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Course location and department:

This is what the university has told Ucas about the course. Use it to get a quick idea about what makes it unique compared to similar courses, elsewhere.

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Teaching Excellence Framework (TEF):

We've received this information from the Department for Education, via Ucas. This is how the university as a whole has been rated for its quality of teaching: gold silver or bronze. Note, not all universities have taken part in the TEF.

Have a question about this info? Learn more here

This information comes from the National Student Survey, an annual student survey of final-year students. You can use this to see how satisfied students studying this subject area at this university, are (not the individual course).

We calculate a mean rating of all responses to indicate whether this is high, medium or low compared to the same subject area at other universities.

Have a question about this info? Learn more here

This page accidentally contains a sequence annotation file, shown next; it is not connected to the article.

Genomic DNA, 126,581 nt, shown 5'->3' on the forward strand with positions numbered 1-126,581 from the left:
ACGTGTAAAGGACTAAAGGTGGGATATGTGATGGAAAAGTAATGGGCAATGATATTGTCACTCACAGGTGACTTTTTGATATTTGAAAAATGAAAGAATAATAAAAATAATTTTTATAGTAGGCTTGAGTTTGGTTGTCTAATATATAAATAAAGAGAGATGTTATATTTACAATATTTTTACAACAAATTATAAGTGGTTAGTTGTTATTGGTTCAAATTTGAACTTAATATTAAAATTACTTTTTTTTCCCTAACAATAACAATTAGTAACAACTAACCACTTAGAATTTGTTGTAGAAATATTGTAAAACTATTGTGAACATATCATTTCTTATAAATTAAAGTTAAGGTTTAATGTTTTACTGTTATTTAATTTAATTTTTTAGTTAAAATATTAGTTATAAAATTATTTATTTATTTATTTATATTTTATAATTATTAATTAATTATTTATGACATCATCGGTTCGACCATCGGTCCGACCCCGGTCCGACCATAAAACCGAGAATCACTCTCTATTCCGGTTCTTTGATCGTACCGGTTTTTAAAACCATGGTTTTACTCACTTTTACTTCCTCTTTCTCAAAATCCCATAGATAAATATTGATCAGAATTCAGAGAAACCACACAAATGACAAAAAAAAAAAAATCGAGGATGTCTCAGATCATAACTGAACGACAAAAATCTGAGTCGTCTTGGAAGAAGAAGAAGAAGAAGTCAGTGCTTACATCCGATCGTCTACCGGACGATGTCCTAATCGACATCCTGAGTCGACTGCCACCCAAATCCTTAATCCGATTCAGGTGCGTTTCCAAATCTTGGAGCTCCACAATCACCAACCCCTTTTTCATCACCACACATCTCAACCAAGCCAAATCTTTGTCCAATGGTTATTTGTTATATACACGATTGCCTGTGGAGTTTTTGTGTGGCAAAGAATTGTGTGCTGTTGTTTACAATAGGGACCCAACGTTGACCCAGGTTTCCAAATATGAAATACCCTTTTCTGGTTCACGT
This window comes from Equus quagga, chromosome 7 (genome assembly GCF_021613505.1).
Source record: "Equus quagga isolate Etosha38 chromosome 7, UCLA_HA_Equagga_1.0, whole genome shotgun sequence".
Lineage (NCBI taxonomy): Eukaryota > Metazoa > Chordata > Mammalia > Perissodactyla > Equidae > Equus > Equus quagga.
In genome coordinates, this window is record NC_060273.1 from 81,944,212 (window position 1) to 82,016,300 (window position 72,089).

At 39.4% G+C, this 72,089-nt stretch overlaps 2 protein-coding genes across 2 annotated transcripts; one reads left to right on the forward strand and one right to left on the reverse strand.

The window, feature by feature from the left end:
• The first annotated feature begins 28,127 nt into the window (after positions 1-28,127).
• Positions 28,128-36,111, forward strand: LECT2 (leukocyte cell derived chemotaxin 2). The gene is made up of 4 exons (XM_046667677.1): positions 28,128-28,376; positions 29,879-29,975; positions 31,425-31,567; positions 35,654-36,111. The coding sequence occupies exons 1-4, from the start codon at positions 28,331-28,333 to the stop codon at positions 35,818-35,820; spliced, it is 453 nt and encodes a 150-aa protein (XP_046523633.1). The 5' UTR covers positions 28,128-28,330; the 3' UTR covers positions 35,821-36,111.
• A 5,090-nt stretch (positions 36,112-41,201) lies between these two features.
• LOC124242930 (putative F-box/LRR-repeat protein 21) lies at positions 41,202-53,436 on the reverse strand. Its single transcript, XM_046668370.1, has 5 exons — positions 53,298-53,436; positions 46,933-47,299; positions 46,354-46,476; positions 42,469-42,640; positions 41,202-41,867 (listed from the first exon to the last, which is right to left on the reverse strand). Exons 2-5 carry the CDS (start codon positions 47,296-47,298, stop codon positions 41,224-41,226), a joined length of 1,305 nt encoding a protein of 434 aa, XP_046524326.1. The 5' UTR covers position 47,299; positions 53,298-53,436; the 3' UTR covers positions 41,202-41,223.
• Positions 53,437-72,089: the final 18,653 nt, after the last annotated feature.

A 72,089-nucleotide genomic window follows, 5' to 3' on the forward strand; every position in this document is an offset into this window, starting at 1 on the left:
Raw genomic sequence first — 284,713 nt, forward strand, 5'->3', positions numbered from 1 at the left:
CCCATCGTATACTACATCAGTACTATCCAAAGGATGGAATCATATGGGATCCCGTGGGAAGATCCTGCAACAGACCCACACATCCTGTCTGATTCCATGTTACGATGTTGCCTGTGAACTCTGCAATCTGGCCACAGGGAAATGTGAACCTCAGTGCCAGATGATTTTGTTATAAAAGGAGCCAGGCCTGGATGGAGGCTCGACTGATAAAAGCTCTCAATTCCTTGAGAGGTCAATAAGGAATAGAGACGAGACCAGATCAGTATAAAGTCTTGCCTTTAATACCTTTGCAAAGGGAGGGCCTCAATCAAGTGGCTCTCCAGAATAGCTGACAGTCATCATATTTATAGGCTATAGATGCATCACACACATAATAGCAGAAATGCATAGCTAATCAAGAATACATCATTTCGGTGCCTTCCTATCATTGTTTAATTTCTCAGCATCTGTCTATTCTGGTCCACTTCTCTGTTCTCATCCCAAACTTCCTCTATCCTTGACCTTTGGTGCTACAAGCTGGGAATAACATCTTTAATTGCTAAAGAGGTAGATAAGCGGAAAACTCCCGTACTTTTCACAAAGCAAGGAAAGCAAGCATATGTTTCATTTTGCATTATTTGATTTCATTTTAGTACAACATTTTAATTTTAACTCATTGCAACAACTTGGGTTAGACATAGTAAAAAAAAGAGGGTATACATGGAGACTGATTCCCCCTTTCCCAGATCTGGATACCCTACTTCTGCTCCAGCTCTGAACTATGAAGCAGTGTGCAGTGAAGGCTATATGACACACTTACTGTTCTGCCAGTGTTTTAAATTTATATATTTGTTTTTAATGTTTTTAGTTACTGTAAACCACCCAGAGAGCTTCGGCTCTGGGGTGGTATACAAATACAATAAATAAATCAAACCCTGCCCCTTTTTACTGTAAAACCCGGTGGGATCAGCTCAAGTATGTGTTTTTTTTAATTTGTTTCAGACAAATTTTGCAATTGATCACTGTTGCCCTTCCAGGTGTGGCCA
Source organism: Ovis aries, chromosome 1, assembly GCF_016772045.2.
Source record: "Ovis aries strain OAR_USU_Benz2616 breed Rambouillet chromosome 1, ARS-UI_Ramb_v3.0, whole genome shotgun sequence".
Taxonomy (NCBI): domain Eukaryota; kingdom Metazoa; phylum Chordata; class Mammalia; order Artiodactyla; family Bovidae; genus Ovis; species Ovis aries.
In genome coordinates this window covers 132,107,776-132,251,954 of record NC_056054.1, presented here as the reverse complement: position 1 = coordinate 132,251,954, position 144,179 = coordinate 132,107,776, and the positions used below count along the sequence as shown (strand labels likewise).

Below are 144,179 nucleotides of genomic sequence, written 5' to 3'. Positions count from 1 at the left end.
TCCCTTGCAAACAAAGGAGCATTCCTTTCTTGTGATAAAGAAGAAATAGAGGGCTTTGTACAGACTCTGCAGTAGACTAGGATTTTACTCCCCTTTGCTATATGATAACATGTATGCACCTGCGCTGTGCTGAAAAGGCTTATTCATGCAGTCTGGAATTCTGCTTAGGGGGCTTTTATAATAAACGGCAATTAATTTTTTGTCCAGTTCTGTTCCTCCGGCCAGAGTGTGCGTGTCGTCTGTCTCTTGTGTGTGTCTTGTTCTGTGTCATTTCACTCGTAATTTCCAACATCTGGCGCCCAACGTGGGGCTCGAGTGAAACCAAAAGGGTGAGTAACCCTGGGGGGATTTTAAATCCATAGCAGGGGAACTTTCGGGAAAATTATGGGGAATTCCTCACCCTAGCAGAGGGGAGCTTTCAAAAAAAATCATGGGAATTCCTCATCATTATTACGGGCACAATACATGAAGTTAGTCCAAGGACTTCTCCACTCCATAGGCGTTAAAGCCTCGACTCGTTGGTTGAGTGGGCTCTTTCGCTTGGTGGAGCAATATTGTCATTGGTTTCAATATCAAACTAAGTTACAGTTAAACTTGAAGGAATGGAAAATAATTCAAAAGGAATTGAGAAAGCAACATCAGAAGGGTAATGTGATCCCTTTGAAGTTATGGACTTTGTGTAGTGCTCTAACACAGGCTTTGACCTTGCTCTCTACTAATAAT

This information is from the Higher Education Statistics Agency (HESA).

You can use this to get an idea of who you might share a lecture with and how they progressed in this subject, here. It's also worth comparing typical A-level subjects and grades students achieved with the current course entry requirements; similarities or differences here could indicate how flexible (or not) a university might be.

Have a question about this info? Learn more here

Post-six month graduation stats:

This is from the Destinations of Leavers from Higher Education Survey, based on responses from graduates who studied the same subject area here.

It offers a snapshot of what grads went on to do six months later, what they were earning on average, and whether they felt their degree helped them obtain a 'graduate role'. We calculate a mean rating to indicate if this is high, medium or low compared to other universities.

Have a question about this info? Learn more here

Graduate field commentary:

The Higher Education Careers Services Unit have provided some further context for all graduates in this subject area, including details that numbers alone might not show

Have a question about this info? Learn more here

The Longitudinal Educational Outcomes dataset combines HRMC earnings data with student records from the Higher Education Statistics Agency.

While there are lots of factors at play when it comes to your future earnings, use this as a rough timeline of what graduates in this subject area were earning on average one, three and five years later. Can you see a steady increase in salary, or did grads need some experience under their belt before seeing a nice bump up in their pay packet?

Have a question about this info? Learn more here